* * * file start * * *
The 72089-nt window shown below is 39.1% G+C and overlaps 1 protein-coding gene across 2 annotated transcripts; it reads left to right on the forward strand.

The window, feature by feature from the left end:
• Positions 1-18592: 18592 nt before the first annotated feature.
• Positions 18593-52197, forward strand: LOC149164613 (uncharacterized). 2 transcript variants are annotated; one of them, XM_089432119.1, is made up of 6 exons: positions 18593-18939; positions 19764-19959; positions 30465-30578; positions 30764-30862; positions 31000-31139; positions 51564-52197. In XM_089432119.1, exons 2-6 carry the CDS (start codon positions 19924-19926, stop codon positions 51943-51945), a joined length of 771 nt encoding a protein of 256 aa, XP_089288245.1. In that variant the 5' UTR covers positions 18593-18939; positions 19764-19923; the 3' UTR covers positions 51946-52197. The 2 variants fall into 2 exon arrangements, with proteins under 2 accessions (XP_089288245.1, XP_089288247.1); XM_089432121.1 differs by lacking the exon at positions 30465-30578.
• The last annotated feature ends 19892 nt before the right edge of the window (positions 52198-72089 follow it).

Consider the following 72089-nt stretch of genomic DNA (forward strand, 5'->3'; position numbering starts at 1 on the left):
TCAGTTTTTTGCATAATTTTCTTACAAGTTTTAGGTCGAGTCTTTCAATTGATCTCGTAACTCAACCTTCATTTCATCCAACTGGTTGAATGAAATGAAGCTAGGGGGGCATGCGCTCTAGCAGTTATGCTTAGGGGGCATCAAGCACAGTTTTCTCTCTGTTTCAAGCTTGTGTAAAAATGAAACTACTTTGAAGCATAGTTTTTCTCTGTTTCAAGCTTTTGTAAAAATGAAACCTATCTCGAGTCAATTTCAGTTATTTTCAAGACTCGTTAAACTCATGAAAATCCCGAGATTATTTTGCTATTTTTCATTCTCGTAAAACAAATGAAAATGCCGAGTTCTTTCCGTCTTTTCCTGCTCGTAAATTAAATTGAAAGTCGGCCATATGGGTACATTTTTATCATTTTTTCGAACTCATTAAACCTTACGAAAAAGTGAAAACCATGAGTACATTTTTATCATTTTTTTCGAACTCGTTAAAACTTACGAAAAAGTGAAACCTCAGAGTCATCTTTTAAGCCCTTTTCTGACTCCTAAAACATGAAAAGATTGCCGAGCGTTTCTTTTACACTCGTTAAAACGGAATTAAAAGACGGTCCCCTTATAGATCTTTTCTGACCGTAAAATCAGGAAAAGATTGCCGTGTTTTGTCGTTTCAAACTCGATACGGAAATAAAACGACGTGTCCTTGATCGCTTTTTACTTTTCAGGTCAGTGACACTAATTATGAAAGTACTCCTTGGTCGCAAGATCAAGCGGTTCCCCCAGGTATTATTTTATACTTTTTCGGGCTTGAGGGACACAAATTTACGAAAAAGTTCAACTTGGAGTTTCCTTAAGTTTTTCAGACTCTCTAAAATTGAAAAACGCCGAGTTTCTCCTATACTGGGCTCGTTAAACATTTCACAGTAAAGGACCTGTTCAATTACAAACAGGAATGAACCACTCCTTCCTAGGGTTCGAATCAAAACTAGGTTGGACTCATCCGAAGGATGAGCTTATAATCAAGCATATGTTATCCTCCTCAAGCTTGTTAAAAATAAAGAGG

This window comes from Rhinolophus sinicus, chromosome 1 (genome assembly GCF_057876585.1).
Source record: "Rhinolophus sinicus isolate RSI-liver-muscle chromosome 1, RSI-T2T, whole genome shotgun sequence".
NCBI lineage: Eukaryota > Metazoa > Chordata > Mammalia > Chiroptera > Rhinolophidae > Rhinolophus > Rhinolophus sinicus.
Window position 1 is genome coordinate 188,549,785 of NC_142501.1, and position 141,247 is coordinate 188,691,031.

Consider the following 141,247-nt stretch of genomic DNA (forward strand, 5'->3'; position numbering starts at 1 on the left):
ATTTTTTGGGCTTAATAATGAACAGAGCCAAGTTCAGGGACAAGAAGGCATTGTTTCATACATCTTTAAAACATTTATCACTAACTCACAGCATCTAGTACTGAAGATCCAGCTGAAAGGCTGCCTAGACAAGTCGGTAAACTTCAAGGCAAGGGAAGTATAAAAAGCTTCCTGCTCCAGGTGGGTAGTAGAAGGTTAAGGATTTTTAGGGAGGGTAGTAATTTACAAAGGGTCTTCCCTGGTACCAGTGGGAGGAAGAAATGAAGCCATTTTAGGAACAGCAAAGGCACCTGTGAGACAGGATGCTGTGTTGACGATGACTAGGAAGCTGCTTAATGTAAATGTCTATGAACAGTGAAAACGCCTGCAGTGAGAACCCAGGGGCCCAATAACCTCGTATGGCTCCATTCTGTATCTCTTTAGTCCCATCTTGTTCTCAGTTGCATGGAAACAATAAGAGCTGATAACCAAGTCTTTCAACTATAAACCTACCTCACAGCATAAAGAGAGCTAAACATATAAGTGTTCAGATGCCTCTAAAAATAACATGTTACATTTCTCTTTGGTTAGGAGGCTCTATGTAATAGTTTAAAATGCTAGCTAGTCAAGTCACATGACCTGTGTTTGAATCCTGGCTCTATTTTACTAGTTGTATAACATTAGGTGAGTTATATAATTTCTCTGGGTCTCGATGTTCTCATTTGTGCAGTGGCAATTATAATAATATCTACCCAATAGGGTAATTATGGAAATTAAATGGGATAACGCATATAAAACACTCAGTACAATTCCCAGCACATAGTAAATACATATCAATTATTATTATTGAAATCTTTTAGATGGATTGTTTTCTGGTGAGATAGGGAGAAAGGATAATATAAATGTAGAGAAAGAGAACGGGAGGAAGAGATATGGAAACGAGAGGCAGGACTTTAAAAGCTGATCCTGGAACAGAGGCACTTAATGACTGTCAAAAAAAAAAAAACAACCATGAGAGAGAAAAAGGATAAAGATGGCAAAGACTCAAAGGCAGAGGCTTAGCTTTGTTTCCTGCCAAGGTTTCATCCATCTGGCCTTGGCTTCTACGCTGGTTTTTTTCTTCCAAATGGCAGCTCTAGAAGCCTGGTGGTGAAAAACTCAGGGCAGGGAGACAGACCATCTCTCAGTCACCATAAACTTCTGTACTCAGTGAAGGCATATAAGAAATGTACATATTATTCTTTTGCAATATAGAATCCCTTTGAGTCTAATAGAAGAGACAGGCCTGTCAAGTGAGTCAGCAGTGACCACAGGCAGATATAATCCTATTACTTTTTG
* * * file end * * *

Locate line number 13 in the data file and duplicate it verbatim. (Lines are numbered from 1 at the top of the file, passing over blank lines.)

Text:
ATTTTTTGGGCTTAATAATGAACAGAGCCAAGTTCAGGGACAAGAAGGCATTGTTTCATACATCTTTAAAACATTTATCACTAACTCACAGCATCTAGTACTGAAGATCCAGCTGAAAGGCTGCCTAGACAAGTCGGTAAACTTCAAGGCAAGGGAAGTATAAAAAGCTTCCTGCTCCAGGTGGGTAGTAGAAGGTTAAGGATTTTTAGGGAGGGTAGTAATTTACAAAGGGTCTTCCCTGGTACCAGTGGGAGGAAGAAATGAAGCCATTTTAGGAACAGCAAAGGCACCTGTGAGACAGGATGCTGTGTTGACGATGACTAGGAAGCTGCTTAATGTAAATGTCTATGAACAGTGAAAACGCCTGCAGTGAGAACCCAGGGGCCCAATAACCTCGTATGGCTCCATTCTGTATCTCTTTAGTCCCATCTTGTTCTCAGTTGCATGGAAACAATAAGAGCTGATAACCAAGTCTTTCAACTATAAACCTACCTCACAGCATAAAGAGAGCTAAACATATAAGTGTTCAGATGCCTCTAAAAATAACATGTTACATTTCTCTTTGGTTAGGAGGCTCTATGTAATAGTTTAAAATGCTAGCTAGTCAAGTCACATGACCTGTGTTTGAATCCTGGCTCTATTTTACTAGTTGTATAACATTAGGTGAGTTATATAATTTCTCTGGGTCTCGATGTTCTCATTTGTGCAGTGGCAATTATAATAATATCTACCCAATAGGGTAATTATGGAAATTAAATGGGATAACGCATATAAAACACTCAGTACAATTCCCAGCACATAGTAAATACATATCAATTATTATTATTGAAATCTTTTAGATGGATTGTTTTCTGGTGAGATAGGGAGAAAGGATAATATAAATGTAGAGAAAGAGAACGGGAGGAAGAGATATGGAAACGAGAGGCAGGACTTTAAAAGCTGATCCTGGAACAGAGGCACTTAATGACTGTCAAAAAAAAAAAAACAACCATGAGAGAGAAAAAGGATAAAGATGGCAAAGACTCAAAGGCAGAGGCTTAGCTTTGTTTCCTGCCAAGGTTTCATCCATCTGGCCTTGGCTTCTACGCTGGTTTTTTTCTTCCAAATGGCAGCTCTAGAAGCCTGGTGGTGAAAAACTCAGGGCAGGGAGACAGACCATCTCTCAGTCACCATAAACTTCTGTACTCAGTGAAGGCATATAAGAAATGTACATATTATTCTTTTGCAATATAGAATCCCTTTGAGTCTAATAGAAGAGACAGGCCTGTCAAGTGAGTCAGCAGTGACCACAGGCAGATATAATCCTATTACTTTTTG